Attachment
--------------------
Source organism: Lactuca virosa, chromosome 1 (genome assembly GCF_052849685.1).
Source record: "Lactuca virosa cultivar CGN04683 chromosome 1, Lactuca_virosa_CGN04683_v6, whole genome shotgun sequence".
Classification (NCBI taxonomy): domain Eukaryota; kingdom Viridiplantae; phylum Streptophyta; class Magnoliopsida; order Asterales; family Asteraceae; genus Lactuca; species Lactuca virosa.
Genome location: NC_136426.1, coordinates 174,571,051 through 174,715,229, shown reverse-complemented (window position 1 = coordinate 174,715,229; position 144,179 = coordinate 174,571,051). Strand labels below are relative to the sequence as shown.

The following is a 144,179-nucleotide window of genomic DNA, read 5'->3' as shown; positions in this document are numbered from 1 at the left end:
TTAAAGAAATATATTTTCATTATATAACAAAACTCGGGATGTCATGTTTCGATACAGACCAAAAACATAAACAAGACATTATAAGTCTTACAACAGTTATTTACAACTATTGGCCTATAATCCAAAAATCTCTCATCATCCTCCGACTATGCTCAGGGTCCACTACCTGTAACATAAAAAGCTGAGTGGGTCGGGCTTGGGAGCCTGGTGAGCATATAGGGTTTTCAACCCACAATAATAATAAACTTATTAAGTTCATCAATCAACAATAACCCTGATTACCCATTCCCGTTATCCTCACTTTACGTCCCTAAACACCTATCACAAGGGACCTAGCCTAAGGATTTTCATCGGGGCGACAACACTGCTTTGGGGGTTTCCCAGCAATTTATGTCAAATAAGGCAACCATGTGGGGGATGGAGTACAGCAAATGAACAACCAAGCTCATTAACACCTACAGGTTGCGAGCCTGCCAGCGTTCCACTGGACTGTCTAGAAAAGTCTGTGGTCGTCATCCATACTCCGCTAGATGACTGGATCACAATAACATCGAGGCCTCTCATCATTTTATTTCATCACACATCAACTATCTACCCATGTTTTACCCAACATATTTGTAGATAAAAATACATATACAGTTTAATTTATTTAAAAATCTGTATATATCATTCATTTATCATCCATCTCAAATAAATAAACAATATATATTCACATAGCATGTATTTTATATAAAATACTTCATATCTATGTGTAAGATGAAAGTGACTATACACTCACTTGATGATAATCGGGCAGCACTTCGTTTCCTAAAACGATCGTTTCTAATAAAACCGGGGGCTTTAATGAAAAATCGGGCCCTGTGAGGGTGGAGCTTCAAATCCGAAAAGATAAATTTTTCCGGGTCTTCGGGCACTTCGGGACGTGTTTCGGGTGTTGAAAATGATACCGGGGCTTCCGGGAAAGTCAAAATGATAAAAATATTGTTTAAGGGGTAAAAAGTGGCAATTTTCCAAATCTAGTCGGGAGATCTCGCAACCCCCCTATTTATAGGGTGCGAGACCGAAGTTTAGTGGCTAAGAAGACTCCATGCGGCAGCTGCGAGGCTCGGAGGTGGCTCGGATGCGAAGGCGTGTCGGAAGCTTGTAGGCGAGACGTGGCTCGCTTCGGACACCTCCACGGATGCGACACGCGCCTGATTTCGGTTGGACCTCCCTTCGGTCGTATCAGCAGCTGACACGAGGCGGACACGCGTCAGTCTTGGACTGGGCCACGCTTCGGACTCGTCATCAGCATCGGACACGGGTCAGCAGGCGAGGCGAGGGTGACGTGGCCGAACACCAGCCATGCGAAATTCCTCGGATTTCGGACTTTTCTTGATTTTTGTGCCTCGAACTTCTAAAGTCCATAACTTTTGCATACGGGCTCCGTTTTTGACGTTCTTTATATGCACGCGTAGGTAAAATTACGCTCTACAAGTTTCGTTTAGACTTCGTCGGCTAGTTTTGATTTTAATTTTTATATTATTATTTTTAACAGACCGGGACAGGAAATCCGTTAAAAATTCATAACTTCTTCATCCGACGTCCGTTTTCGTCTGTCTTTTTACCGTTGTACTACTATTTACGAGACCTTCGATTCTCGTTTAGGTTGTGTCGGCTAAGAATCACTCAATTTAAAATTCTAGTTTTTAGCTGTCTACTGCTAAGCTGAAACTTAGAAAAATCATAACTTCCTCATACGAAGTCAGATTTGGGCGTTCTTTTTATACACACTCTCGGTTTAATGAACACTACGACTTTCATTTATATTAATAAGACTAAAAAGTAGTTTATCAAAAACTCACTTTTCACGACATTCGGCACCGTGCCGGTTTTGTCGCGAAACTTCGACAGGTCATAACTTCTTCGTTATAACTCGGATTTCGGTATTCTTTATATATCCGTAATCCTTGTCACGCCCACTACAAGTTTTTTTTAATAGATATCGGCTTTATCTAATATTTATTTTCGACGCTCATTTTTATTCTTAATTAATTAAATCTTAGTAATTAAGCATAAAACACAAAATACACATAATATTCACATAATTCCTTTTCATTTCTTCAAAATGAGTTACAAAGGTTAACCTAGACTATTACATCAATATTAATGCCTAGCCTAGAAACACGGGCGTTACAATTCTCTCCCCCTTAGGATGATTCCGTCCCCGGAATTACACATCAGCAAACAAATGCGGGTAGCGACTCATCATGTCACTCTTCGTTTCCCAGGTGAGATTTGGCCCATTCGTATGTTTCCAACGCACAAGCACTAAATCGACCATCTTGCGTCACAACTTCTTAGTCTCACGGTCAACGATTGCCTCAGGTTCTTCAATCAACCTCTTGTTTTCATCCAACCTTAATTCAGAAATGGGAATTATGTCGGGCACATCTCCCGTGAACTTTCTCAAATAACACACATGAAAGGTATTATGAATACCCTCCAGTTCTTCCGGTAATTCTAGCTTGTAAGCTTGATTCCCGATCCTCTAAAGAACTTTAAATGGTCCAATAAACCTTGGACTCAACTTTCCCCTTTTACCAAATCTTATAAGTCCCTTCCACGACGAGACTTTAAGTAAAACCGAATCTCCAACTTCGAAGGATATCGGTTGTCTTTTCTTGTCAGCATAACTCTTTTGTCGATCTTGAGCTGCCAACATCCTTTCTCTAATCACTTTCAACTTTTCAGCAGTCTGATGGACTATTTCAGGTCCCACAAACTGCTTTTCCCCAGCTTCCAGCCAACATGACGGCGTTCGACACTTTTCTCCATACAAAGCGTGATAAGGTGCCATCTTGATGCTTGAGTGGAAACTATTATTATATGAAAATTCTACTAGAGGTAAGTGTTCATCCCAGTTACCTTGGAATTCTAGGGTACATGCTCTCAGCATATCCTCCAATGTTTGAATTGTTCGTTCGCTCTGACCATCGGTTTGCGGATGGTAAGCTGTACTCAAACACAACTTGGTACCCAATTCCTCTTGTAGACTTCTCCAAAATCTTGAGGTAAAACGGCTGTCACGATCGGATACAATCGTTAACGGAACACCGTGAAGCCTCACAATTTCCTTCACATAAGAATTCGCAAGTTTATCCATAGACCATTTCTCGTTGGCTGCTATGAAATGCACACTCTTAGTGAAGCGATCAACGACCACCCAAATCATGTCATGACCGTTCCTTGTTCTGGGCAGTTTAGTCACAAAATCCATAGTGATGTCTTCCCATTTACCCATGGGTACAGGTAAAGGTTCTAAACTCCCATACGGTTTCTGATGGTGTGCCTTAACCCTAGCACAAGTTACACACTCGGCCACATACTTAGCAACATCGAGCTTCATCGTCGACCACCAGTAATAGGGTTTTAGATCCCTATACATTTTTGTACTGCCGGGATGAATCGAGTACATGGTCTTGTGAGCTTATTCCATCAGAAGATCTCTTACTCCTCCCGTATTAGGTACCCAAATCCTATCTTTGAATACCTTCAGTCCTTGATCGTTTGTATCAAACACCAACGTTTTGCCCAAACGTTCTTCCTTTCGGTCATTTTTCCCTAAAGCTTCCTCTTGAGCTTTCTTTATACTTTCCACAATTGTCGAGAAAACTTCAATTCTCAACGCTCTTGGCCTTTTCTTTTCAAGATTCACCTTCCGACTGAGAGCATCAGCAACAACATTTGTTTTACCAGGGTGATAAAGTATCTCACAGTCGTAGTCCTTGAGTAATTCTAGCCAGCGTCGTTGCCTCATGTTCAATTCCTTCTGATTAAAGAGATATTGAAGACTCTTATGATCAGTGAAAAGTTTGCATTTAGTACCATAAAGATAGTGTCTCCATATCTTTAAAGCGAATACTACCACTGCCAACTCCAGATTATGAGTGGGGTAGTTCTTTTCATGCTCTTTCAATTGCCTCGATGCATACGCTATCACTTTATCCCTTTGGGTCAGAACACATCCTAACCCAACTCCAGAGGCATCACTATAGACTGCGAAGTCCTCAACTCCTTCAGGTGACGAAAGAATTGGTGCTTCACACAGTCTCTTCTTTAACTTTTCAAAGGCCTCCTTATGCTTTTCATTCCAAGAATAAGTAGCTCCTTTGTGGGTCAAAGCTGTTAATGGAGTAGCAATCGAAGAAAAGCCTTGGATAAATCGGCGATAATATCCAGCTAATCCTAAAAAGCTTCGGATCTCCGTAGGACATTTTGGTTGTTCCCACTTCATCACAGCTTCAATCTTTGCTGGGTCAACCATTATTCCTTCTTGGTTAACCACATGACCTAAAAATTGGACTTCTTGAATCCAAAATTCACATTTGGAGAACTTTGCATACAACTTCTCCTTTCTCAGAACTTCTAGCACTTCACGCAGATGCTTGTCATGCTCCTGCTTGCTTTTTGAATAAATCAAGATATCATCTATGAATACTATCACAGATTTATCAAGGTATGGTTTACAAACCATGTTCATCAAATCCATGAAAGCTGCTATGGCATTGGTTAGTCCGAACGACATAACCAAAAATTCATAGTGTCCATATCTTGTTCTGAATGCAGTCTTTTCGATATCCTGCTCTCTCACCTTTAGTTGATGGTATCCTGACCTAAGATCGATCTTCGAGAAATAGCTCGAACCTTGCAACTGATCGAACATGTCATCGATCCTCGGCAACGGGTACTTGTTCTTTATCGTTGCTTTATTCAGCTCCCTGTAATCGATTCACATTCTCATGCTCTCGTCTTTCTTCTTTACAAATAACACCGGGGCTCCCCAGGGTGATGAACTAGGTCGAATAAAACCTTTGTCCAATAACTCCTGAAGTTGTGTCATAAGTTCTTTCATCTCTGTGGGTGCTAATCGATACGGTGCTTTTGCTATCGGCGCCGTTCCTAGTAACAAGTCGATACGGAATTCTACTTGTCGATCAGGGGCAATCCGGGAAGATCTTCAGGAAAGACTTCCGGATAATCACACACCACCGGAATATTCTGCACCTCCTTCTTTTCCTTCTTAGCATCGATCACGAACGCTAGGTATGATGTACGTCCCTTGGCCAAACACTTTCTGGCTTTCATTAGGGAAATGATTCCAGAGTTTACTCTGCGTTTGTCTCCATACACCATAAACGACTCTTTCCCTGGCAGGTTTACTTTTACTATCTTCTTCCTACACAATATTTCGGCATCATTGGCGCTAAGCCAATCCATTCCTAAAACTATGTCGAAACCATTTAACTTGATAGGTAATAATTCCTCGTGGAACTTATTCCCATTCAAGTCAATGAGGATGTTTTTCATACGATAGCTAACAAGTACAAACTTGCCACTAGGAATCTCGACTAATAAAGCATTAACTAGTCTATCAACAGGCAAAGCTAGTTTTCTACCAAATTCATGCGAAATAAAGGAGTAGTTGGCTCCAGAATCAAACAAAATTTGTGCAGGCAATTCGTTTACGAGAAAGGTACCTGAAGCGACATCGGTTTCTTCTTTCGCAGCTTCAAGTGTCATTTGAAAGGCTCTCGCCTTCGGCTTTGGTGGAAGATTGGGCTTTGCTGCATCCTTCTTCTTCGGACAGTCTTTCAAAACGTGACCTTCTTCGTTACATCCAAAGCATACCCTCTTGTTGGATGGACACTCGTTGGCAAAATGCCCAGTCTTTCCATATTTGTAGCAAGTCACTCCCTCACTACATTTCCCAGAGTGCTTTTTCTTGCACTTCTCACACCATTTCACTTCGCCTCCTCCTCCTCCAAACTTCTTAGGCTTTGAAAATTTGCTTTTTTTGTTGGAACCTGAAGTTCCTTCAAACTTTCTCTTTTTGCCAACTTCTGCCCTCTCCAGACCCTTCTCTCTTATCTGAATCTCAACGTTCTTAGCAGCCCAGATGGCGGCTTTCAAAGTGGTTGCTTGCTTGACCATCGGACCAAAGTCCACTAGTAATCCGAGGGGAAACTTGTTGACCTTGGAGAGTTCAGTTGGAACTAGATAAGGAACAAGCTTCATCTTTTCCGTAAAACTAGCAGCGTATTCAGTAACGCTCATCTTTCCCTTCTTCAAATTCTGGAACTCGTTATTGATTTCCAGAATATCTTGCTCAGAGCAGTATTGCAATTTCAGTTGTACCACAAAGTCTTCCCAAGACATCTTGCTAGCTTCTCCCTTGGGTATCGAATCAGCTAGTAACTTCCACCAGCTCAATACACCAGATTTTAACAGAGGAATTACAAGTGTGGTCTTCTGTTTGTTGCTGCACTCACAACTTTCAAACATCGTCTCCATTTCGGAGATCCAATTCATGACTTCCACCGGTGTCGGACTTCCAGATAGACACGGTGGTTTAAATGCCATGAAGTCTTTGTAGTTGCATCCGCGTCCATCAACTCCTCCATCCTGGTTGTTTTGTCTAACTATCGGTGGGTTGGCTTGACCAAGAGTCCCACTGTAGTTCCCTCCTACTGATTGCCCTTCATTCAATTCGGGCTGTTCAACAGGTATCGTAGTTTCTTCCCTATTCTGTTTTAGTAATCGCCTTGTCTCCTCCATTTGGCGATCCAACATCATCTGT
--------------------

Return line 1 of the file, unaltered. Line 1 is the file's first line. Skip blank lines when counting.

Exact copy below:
Source organism: Lactuca virosa, chromosome 1 (genome assembly GCF_052849685.1).